Research Projects XLab

Co-Creation

As an overarching theme of XLab, we are studying the opportunities for creative technological collaboration between robotics and artificial intelligence. Co-creation is both the paradigm and the aim that we examine in our podcast, Towards Co-Creation, with other artists, designers, and researchers. However, our examination of AI and robotics as an extension of the design tool palette must always go hand in hand with critical scrutiny of the technologies, their impact on society, deficits, and limitations.

AI Myths and Monstrosities

Alexa Steinbrück is researching how we think and talk about AI as a society. Which misunderstandings result? What myths have become embedded in the general discourse? In the public debate over AI, the levels of meaning of fiction (strong AI) and the actual state of research (narrow AI) are often confused. This is particularly problematic when people are speaking of the risks involved with AI. Alexa Steinbrück sheds light on how we can separate the two levels of meaning again.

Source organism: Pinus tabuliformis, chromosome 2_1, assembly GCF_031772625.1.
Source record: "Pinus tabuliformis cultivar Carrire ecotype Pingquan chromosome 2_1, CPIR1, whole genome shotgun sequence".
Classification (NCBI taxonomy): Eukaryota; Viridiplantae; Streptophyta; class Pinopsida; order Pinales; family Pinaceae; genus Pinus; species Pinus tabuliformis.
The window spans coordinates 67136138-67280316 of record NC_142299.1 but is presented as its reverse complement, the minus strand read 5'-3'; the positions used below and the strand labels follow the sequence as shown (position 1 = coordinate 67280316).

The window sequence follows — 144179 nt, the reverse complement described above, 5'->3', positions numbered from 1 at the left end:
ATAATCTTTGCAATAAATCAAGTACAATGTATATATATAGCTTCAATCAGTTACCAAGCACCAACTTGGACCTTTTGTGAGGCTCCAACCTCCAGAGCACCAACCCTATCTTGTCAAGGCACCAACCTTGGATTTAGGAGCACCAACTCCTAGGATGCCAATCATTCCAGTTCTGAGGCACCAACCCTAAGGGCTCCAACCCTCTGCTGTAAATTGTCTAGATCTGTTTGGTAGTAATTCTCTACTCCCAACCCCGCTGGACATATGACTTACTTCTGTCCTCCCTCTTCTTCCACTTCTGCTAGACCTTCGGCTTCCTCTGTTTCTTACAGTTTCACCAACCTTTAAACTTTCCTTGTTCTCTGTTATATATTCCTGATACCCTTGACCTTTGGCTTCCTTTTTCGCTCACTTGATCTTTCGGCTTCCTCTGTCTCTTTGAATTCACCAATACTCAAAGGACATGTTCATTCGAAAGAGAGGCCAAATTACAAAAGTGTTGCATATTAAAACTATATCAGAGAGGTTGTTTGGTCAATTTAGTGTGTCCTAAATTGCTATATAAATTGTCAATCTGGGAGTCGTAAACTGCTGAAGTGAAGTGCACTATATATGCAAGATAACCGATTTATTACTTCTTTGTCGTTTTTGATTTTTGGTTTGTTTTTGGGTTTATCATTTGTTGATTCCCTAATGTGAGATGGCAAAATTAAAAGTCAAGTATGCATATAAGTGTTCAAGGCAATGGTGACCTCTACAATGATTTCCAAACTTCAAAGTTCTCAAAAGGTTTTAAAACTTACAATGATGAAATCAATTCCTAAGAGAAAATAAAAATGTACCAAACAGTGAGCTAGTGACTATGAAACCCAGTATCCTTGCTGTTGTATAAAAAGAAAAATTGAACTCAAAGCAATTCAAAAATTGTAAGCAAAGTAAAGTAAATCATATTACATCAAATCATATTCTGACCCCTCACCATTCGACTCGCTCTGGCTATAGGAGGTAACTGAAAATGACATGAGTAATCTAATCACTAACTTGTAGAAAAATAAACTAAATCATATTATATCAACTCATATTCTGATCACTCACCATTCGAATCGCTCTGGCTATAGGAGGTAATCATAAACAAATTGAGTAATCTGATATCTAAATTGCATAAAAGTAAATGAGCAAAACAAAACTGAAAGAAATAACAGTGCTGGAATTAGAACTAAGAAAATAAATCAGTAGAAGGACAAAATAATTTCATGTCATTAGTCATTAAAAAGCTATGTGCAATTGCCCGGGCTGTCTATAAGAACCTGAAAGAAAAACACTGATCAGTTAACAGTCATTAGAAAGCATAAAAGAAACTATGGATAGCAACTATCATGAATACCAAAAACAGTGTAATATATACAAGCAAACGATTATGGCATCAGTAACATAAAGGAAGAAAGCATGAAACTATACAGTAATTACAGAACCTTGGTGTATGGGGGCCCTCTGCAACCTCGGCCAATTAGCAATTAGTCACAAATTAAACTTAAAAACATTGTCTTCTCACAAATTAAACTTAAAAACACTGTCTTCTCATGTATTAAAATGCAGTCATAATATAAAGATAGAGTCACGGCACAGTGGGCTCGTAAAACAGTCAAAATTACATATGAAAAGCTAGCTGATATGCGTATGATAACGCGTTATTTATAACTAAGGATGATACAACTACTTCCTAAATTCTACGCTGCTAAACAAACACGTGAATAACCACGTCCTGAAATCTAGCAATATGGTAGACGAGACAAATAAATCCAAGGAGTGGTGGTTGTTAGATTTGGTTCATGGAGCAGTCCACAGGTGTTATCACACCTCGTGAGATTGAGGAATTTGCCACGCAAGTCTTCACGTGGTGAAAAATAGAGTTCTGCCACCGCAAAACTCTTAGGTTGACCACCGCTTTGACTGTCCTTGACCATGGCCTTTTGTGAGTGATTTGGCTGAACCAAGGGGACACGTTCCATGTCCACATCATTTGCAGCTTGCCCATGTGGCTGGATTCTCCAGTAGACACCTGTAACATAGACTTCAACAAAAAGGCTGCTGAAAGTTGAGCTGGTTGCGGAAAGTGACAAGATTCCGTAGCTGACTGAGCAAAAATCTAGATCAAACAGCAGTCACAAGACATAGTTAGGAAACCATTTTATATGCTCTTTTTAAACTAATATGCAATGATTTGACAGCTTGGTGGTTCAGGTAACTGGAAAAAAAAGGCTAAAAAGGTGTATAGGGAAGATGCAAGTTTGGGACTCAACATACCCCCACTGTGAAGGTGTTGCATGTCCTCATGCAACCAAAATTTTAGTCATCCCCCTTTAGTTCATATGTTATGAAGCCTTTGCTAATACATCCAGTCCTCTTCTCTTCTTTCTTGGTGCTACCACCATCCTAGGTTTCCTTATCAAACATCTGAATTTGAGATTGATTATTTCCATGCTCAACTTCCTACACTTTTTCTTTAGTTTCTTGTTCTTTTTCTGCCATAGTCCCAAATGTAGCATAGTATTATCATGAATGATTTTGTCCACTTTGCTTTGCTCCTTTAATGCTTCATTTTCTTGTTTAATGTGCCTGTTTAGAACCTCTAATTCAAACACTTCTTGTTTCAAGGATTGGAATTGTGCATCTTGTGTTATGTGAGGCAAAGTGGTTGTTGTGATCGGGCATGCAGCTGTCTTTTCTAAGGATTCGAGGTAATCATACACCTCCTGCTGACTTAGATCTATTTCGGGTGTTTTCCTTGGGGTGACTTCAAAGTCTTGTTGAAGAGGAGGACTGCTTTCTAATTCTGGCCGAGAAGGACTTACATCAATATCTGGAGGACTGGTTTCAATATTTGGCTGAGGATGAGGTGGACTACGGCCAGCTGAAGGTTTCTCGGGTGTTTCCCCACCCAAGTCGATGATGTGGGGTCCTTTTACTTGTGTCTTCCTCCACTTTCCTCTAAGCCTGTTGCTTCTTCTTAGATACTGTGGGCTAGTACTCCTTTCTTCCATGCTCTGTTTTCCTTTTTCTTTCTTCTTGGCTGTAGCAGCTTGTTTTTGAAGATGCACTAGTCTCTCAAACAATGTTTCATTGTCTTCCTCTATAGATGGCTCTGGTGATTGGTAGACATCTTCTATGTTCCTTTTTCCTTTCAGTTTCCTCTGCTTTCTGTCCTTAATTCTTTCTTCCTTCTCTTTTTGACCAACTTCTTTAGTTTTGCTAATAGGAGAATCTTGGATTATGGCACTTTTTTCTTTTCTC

Voice Assistants as Cultural Artefacts

In another area of research, Alexa Steinbrück studies and questions the phenomenon of voice assistants. As new cultural artefacts, they form and reinforce societal norms that are tied to gender, the role of AI, or the private sphere. At the theoretical and application-related levels, Alexa Steinbrück rethinks and rebuilds these devices – speculatively and proactively.

Reset vs Restart

In order to manifest digital designs and models in the physical world, the methods and tools of digital manufacturing are integral components of design. Following the “file-to-factory” principle, the design process has had to orientate itself to the requirements of manufacturing. On the one hand, this limits design practice and on the other hand, it eliminates our option to intervene in production. Once started, a process can only be halted and restarted but not changed.

Simon Maris’s project aims to supplement existing software controls with real-time-based systems. The approach promises greater flexibility and new spaces for design. Simon Maris is first examining three control mechanisms and demonstrating them based on prototypical designs as examples of haptic control, sensor-based control, and control via neural networks.